This year's seder (Passover meal) was pretty small by our standards, just the seven of us plus my cousin J and his partner K, Screwy's carer and a university friend of P'tite Soeur's. The reason for this is rather sad, namely that my mad great uncle who usually comes with his wife, daughter, son-in-law and grand-daughter is very sick, so they didn't make it. But although we missed them, it made the occasion much more cosy than our usual bigger seders. Not just the smaller numbers, but because almost all the group are close family who know eachother well and have similar ideas about how a seder should be. No children and no crotchety old people, (Granny's part of the family so she doesn't count, though obviously she is old.)
A good thing about the small gathering is that we started at a reasonable time (rather than having to wait for my great uncle who gets lost on the way every single year). And we didn't have to waste a lot of time washing the hands of 20 people or making 20
It helped that Maman was less stressed doing one meal for 11 than she would be doing two meals for 20 or more. Though she did take it into her head to make challah after we'd already cleared away the leavened food from the house, in order that we could make the blessing for bread on shabbat. And if that wasn't bad enough, she started worrying in case the poppy seeds for the bread were kitniyot (food that is not in fact grain but might get mistaken for such if you know very little botany). It was very good challah, and it's certainly pleasant to have some really nice bread before a week of breadless affliction. But her theology is a little confused.
Insight of the year from Screwy: regarding the question
On all other nights, we do not dip [vegetables] even once; [why] on this night do we dip them twice?, Screwy suggested that this could be connected to points in the passover story where things are dipped in blood. The first dipping event is dipping parsley in salt water; the standard explanation is that the salt water represents tears over the suffering of slavery. But it's also cognate to Joseph's fancy garment which his brothers dipped in blood, causing Jacob's tears because he was led to believe his beloved son was dead. Then we dip the bitter herb in sweet charoset, conventionally said to represent the mortar used in the slave-labour building projects. This is cognate to the dipping of the hyssop in the blood of the Paschal sacrifice, which is sweet because it allowed the Israelite first born to be spared from the tenth plague. Cute, hey?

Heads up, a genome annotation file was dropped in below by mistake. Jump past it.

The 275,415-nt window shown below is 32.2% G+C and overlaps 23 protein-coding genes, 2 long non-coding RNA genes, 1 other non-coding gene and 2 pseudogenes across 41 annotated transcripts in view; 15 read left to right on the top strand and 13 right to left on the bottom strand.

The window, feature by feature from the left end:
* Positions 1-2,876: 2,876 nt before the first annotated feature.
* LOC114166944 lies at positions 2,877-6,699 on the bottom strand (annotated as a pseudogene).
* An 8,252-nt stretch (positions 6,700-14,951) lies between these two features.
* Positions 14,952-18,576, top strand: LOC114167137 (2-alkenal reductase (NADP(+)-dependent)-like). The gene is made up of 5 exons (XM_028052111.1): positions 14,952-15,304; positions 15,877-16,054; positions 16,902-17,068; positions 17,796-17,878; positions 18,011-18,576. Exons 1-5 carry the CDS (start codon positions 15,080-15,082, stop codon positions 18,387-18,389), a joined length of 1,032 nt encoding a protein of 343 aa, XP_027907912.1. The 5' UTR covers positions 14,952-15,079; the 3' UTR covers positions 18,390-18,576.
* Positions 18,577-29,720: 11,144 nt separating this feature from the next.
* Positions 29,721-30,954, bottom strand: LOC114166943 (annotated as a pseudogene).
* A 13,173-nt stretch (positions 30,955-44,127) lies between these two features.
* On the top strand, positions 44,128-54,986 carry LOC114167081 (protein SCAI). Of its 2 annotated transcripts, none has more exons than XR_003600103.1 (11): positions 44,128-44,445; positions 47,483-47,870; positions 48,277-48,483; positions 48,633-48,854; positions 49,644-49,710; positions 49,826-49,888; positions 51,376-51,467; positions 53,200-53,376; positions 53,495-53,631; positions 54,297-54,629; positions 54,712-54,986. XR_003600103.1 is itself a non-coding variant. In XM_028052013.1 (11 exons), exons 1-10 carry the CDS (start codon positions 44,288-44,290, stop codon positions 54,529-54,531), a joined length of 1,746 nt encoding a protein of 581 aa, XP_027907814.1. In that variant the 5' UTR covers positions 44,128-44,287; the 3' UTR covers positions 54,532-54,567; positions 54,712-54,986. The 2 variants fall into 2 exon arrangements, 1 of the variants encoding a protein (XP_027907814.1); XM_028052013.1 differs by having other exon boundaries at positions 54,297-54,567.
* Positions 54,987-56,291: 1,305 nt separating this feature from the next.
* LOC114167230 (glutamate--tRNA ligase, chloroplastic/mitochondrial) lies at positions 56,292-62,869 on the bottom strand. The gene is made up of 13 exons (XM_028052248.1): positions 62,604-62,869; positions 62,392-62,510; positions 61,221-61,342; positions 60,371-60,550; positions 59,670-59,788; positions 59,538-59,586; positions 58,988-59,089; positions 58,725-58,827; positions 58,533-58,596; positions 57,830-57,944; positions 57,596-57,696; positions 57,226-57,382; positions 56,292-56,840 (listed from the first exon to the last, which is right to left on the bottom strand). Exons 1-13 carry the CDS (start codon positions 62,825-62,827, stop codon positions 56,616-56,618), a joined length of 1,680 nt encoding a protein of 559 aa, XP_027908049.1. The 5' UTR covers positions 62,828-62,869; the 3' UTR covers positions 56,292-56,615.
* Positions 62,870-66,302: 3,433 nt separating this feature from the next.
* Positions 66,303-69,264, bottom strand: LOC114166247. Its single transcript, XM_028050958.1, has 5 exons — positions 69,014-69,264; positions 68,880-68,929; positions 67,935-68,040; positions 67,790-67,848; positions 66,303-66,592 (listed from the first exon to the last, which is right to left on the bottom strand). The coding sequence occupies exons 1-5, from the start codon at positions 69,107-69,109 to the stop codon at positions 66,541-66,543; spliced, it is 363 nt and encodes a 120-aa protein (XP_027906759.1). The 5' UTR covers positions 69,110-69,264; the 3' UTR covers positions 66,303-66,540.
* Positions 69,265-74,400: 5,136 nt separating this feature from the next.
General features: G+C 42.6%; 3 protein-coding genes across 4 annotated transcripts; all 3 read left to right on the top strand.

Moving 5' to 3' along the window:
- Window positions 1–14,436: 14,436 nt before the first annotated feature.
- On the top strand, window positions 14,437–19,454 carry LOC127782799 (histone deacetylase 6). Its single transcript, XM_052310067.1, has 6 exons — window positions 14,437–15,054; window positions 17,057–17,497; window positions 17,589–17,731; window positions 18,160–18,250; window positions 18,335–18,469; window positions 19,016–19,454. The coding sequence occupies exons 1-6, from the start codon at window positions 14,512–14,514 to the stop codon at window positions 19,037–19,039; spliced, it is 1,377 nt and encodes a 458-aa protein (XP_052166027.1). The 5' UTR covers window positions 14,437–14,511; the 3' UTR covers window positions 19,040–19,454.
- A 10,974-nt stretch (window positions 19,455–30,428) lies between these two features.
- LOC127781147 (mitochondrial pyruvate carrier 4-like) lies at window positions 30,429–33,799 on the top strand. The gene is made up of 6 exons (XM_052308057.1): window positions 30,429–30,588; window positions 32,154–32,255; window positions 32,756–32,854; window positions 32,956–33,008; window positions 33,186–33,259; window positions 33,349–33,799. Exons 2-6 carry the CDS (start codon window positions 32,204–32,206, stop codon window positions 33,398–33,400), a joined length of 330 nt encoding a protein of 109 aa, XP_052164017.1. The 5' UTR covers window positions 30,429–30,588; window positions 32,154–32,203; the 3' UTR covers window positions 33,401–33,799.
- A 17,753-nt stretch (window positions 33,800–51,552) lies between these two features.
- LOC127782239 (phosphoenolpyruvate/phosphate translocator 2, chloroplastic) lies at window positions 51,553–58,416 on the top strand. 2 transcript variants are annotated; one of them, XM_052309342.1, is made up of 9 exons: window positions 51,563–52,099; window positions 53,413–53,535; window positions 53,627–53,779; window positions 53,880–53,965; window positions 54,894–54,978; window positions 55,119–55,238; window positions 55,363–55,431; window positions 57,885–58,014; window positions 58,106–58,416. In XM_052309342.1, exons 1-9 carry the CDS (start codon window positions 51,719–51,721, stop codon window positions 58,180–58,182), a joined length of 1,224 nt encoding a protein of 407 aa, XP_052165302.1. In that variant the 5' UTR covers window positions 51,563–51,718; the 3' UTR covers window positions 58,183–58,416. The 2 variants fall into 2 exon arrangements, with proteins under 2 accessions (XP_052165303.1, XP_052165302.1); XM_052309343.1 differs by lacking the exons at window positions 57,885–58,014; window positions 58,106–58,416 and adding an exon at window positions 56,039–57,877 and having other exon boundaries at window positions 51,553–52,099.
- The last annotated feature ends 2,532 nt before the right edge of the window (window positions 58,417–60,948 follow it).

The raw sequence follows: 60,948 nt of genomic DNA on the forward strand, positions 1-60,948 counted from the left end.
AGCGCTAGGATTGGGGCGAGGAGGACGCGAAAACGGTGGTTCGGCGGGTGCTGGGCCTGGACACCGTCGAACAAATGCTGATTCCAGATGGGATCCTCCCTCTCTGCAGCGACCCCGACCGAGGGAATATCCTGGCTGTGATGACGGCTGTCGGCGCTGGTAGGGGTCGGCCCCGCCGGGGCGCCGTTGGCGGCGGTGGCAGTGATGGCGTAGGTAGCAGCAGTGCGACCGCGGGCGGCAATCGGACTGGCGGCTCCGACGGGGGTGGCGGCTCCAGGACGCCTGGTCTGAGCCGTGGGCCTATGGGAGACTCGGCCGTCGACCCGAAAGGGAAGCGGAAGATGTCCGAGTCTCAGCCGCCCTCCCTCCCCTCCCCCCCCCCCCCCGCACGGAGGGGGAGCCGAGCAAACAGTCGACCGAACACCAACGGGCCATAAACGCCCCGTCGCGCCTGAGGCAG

Cousin J is about to submit his PhD (he is already a medical doctor but has moved over the research side) so we had lots of thesis-related commiseration going on. His career is entirely stellar, since he is already a fellow and has lots of influence both in his college and with the medical faculty. And generally he's very happy. His partner is the sweetest person ever, I really like her! I had met her before but only briefly at a huge family occasion when we didn't get the chance to talk.
Thuggish Poet has been promoted to head of English, pretty good for someone only a year out of university and with no formal teaching qualifications! So he's doing rather well too. He's headed back to Brighton now to organize a poetry performance of some sort. P'tite Soeur has likewise gone back to Nottingham as she has lectures tomorrow. Screwy is not in the best of health but soldiering on. He had to work Saturday morning, which seems a bit much given he works for a Jewish organization, and is working again on Monday, so just now he's preparing some of the stuff he's going to be doing tomorrow.
Today Granny was in a talkative mood so we got a lot of fascinating war stories, interspersed with some rant about the monarchy and the particular individuals in the royal family. Granny is great fun when she's in a good mood like that! So we learnt about the women who drove the army supply trucks from the factories where they were made on Tyneside to the south coast in preparation for the D-Day landings. Huge monster trucks that you pretty much drove by sheer brute strength, and of course there were no men to drive them since all the men were at the front. They would set off from Newcastle before dawn, these women, girls really, cos they were conscripting 17 and 18-year-olds by 1944, and drive straight through to arrive at Granny's camp at 9pm, get food and sleep wherever there was a spare bed, then set off before the rest of the camp woke up in the morning to finish the drive to the ports.
Anyway, I have only sporadic internet access, as I'm sharing Dad's computer which he needs most of the time for working. I am hoping to see pseudomonas, compilerbitch, lethargic_man and with a bit of luck blue_mai at some point this week. May also make it to the pub with pseudomonas &co. on Thursday. Phone me if you want to make arrangements; I may well not see emails at all quickly, and I'm even less likely to see LJ comments.